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Daily News Summary
3 June 2019

image Genetics has already determined how well children will do academically, says leading professor
image 'Improvement of state primary schools puts prep schools at risk'
image A-level music qualifications fall by 35 per cent over past five years
image Education becomes key campaigning issue
image Teenagers should spend summer holiday volunteering, says education secretary
image 'GCSEs: A form of child abuse'
image A dose of T'ai Chi for exam-stressed primary pupils
image 'What could the Lib Dems do for education?'

Genetics has already determined how well children will do academically, says leading professor

 

Robert Plomin, a professor of behavioural genetics at King’s College London, has said a pupil's academic success is pre-determined by their genes and therefore 'prestigious schools don't add anything to a child's grades'. By Sarah Knapton, The Telegraph.

In the article, Professor Plomin acknowledges the soft skills instilled by independent schools. Read more about the 'soft skills research', led by psychometric test publisher AQR International.

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The Telegraph

'Improvement of state primary schools puts prep schools at risk'

 

According to the editor of The Good Schools Guide, the improvement of state primary schools means many prep schools are facing a “slow and gentle good night”. By Rosemary Bennett, The Times.

The Times leading article says the improvement of state primaries is "cause for celebration".

A-level music qualifications fall by 35 per cent over past five years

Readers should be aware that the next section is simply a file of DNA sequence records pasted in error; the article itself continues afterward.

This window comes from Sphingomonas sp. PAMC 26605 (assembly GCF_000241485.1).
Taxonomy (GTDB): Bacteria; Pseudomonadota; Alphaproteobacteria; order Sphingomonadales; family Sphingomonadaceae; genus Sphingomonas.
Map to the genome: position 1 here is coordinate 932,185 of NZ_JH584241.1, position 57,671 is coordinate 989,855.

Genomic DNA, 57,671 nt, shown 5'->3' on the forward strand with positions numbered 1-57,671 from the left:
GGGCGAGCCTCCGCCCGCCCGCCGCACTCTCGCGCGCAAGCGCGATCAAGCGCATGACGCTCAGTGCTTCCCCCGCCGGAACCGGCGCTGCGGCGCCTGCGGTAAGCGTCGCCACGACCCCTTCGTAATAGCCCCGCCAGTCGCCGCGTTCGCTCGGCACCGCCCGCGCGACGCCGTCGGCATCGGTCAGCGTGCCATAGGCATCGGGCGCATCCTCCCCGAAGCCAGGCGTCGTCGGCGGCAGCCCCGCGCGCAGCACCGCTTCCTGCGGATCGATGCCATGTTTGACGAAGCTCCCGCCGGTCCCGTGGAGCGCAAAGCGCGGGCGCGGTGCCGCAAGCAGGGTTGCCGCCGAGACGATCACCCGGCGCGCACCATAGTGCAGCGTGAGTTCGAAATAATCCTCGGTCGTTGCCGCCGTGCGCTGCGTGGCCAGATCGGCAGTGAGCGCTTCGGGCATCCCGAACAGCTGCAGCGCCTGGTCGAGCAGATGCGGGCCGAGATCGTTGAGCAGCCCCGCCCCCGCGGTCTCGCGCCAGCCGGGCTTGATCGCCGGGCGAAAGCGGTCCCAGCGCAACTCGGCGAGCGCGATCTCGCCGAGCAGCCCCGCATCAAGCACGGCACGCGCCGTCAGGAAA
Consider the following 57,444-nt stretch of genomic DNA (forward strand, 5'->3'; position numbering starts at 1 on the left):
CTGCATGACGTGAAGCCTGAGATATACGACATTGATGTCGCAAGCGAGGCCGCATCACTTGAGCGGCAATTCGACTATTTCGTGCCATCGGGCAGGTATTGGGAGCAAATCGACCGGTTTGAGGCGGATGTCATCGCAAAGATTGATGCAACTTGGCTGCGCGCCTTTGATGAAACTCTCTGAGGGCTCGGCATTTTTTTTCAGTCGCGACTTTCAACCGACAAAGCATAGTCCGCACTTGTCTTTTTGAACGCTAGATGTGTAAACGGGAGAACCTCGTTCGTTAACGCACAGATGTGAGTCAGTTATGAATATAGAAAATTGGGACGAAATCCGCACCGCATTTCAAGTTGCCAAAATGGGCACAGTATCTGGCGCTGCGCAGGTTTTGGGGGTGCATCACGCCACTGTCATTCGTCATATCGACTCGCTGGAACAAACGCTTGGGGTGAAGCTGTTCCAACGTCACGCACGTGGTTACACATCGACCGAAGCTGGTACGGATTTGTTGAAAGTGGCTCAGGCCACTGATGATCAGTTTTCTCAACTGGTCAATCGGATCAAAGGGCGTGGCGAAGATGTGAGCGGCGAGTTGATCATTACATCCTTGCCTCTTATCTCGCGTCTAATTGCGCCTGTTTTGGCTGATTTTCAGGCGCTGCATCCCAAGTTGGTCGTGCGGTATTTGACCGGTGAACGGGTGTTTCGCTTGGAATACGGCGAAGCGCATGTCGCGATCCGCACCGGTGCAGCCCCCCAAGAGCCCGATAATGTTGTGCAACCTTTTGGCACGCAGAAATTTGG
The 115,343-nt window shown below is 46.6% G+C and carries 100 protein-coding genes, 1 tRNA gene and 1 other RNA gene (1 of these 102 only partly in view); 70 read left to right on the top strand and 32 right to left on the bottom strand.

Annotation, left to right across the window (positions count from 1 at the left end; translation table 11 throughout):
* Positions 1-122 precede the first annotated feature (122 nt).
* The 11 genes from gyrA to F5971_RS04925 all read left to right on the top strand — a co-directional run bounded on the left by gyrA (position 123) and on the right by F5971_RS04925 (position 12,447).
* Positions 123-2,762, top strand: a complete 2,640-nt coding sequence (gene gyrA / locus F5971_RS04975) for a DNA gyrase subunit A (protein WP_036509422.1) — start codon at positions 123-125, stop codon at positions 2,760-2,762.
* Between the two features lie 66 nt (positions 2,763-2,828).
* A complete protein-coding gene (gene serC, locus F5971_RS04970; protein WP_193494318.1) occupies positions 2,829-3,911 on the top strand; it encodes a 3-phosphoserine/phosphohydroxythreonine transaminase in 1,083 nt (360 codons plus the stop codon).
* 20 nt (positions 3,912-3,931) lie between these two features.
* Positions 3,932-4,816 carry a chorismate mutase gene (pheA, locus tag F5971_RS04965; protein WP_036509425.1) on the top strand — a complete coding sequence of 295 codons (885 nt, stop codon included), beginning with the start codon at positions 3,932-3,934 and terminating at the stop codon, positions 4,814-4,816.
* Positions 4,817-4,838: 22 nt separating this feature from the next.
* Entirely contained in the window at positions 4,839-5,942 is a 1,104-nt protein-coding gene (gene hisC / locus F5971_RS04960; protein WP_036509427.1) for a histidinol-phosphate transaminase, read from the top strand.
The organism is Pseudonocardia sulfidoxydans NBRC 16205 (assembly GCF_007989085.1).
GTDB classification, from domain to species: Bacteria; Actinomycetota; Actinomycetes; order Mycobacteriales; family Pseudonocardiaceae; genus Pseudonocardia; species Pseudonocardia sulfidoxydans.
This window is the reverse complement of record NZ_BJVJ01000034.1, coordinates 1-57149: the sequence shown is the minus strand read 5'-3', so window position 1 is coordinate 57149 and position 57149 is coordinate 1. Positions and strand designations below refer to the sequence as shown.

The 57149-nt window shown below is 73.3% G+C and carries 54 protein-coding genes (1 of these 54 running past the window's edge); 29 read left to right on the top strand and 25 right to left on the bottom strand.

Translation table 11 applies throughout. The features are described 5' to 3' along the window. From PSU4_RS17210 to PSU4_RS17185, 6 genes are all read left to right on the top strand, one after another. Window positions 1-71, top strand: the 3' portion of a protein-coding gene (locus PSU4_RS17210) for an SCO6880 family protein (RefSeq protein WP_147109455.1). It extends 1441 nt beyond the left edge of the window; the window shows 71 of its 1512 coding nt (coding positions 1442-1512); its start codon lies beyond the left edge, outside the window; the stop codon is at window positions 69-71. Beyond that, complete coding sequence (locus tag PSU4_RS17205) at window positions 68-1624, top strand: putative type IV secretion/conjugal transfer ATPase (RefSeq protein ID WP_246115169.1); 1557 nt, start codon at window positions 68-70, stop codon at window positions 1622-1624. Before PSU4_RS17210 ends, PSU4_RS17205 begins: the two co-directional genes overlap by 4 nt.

Academics from Birmingham City University have found the average A-level music class has only three students. The study also showed independent schools account for a disproportionately high number of A-level music entries. By Camilla Turner, The Telegraph.

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The Telegraph

Education becomes key campaigning issue

 

In the run-up to the Conservative leadership campaign, frontrunners Boris Johnson and Michael Gove have pledged extra funding for schools. By Freddie Whittaker, Schools Week.

The Sunday Telegraph reports that Dominic Raab's manifesto for leadership promises higher teacher pay and a focus on apprenticeships.

Teenagers should spend summer holiday volunteering, says education secretary

 

The education secretary, Damian Hinds, has said teenagers should spend time volunteering to help get ready for the world of work. By Sian Griffiths, The Sunday Times.

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The Sunday Times

'GCSEs: A form of child abuse'

 

Edward Lucas writes a comment piece in The Times arguing that GCSEs are 'in theory, useful but in practice a form of child abuse' becuase of the stress they impose on pupils.

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The Times

A dose of T'ai Chi for exam-stressed primary pupils

 

Primary pupils are being taught T’ai Chi to help calm their nerves in the lead up to Sats exams. By Camilla Turner, The Telegraph.

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The Telegraph

'What could the Lib Dems do for education?'

 

Bernard Trafford, a former independent school head, questions whether the Liberal Democrats could make schools happier places if voted into power. Tes.

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Tes

 

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